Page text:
2. Overlap the two sides of a chard leaf where the stem was removed and place a portion of beef there. Tightly roll the chard around the beef. Place each roll, seam-side down, in a large nonstick skillet. Pour in broth, cover and bring to a boil over high heat. Reduce heat to a simmer; cook until an instant-read thermometer inserted into the center of a roll reads 165°F, 8 to 10 minutes. Discard any remaining broth.
  3. Meanwhile, heat oil in a medium saucepan over medium heat. Add the remaining shallot, 1 teaspoon Italian seasoning, 1/4 teaspoon pepper and crushed red pepper. Cook, stirring often, until the shallot is soft, 1 to 2 minutes. Stir in tomatoes and cook, stirring occasionally, until slightly reduced and thickened, about 8 minutes. Serve the chard rolls topped with sauce and Parmesan cheese, if desired.
  4. Tip: Remove chard stems, including the widest section of the rib at the base of the leaf, by making narrow triangular cuts.

If you just want to cook chard as a side dish, the simplest way is to place the leaves, cut into strips, in a microwave safe dish.  Add about a 1/2 inch of water, and cook on high for about 4 minutes.  Drain, then add butter and salt and pepper.  That is how my husband likes it.  However, I am different.  For some reason, when I was growing up, we always spread on mayonnaise, not butter.  So of course, when I eat chard or spinach or beet greens, I never use butter on mine, I always use mayonnaise.  Sometimes I will get adventurous and add italian dressing instead.  I believe that the reason why we always used mayonnaise is because we couldn't always afford butter.  Much of my childhood now makes sense since I too have to economize and make do.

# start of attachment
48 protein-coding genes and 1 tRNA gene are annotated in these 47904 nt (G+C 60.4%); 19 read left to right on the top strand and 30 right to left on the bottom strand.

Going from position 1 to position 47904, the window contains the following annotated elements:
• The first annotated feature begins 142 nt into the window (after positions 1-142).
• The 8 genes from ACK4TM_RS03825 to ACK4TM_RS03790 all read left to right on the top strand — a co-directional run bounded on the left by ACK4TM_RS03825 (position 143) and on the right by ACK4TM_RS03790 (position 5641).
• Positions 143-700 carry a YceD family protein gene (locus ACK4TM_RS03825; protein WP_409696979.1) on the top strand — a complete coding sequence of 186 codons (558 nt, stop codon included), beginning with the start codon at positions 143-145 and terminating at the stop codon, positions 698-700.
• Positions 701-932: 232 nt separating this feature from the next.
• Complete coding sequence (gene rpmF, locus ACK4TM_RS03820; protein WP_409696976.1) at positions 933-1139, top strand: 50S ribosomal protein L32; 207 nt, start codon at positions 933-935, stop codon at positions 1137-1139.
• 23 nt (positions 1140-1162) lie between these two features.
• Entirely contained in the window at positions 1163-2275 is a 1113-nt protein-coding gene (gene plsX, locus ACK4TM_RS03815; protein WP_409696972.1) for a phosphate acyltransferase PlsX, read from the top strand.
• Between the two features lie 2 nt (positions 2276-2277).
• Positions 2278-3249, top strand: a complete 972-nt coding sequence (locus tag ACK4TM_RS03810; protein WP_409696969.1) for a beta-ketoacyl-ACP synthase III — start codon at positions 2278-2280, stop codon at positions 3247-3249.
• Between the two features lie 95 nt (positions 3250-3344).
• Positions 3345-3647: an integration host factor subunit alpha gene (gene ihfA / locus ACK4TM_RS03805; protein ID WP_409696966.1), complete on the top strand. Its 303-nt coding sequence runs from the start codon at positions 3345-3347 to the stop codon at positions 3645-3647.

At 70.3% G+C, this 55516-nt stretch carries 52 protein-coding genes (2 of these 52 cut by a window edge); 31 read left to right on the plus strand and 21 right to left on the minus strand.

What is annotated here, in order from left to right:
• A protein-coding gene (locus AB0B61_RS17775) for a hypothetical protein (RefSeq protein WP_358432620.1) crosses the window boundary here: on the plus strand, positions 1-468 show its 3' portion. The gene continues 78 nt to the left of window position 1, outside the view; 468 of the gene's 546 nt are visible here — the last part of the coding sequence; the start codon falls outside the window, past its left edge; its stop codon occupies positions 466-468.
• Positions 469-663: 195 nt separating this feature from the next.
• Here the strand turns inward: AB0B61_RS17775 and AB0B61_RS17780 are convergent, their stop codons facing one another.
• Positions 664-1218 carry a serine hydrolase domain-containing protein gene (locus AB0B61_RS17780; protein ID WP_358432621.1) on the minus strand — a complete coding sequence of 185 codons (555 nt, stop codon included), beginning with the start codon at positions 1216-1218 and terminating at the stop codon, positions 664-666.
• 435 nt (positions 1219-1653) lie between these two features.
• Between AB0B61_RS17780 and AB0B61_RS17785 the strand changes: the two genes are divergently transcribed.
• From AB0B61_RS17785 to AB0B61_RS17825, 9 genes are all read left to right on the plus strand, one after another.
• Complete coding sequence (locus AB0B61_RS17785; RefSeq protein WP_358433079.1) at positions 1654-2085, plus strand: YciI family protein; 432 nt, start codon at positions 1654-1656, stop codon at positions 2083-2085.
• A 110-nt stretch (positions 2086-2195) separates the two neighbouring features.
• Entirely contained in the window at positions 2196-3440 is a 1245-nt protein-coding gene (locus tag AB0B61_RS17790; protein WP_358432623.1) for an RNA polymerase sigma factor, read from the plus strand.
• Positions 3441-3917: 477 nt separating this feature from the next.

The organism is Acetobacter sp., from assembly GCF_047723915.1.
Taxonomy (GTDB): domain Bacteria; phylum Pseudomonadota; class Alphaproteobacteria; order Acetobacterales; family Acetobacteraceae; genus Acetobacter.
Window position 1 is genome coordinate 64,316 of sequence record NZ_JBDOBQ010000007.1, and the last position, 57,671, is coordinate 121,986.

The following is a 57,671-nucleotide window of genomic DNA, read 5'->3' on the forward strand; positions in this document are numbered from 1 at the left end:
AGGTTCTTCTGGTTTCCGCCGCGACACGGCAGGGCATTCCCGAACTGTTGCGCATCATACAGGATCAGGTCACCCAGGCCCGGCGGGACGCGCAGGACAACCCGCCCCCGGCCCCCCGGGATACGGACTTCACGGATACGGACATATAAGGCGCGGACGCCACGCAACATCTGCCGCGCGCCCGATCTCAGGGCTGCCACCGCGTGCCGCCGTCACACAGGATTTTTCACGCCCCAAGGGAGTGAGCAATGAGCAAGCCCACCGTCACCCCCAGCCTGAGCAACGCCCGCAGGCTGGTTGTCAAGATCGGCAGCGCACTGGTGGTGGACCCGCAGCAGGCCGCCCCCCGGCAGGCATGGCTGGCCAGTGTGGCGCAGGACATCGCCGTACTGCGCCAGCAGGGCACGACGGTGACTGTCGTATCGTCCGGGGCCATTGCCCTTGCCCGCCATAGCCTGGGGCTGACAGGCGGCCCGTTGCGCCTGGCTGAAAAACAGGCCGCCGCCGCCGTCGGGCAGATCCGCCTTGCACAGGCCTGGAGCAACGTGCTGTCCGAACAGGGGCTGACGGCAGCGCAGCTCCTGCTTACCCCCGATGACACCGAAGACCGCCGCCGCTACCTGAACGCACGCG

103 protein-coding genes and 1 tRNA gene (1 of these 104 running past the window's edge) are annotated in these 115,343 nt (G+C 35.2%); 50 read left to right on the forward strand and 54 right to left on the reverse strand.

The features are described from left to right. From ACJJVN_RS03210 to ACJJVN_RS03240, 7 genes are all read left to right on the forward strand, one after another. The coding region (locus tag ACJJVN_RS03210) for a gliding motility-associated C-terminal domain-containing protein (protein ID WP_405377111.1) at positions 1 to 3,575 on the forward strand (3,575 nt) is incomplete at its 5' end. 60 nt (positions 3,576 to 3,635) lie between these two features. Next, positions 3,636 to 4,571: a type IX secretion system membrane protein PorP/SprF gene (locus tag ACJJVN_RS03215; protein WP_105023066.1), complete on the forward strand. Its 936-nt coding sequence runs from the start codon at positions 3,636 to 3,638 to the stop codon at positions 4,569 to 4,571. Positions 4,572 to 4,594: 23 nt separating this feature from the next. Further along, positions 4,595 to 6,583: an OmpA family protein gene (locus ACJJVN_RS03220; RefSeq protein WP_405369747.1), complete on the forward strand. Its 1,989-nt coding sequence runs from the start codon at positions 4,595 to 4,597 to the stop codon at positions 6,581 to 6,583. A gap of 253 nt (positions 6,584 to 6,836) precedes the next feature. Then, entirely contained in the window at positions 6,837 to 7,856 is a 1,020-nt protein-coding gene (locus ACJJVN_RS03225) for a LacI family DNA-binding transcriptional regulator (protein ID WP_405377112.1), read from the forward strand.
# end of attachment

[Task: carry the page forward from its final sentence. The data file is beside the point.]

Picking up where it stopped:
My chard series begins here.  I will be using a lot of chard in recipes until I start getting in squashes and beans.  So goes the gardening.  To make the best of what you have, use what is growing, and create many different dishes with it.  Okay, you want more.  Here is one more recipe that I plan on trying with chard. 


Chard Wrapped Chicken



  • Roasted Carrots and Onions (see recipe below)
  • 1/4 cup olive oil
  • 2 tablespoons snipped fresh dill, oregano, or sage
  • 1 clove garlic, minced
  • 1/4 teaspoon ground black pepper
  • 1/2 cup crumbled feta cheese
  • 6 medium skinless, boneless chicken breast halves
  • 6 Swiss chard leaves, stems trimmed


  1. Preheat oven to 375 degree F. Prepare Roasted Carrots and Onions and place in oven. Meanwhile in a small bowl combine olive oil, 1 tablespoon of the snipped herbs, the garlic, and pepper. In another small bowl combine feta cheese and 1 tablespoon of the olive oil mixture. Mash mixture together with the back of a spoon to form a paste.
  2. Top each chicken breast with some of the feta mixture, pressing firmly. Wrap center portion of each chicken breast with a Swiss chard leaf, leaving ends exposed. Place wrapped chicken breasts in a 3-quart rectangular baking dish.
  3. After carrots have been in the oven for 10 minutes, add chicken to oven. Bake, uncovered, in preheated oven 25 to 30 minutes or until chicken is no longer pink (170 degree F). If desired, sprinkle chicken with remaining 1 tablespoon snipped fresh herb. Makes 6 servings.
  4. Roasted Carrots and Onions: In a 2-quart rectangular baking dish combine one 1-pound package peeled fresh baby carrots; 1 medium onion, cut into thin wedges; 1 tablespoon olive oil, 1/4 teaspoon kosher salt or salt, and 1/8 teaspoon ground black pepper. Toss to coat. Bake as directed above.



No comments:

Post a Comment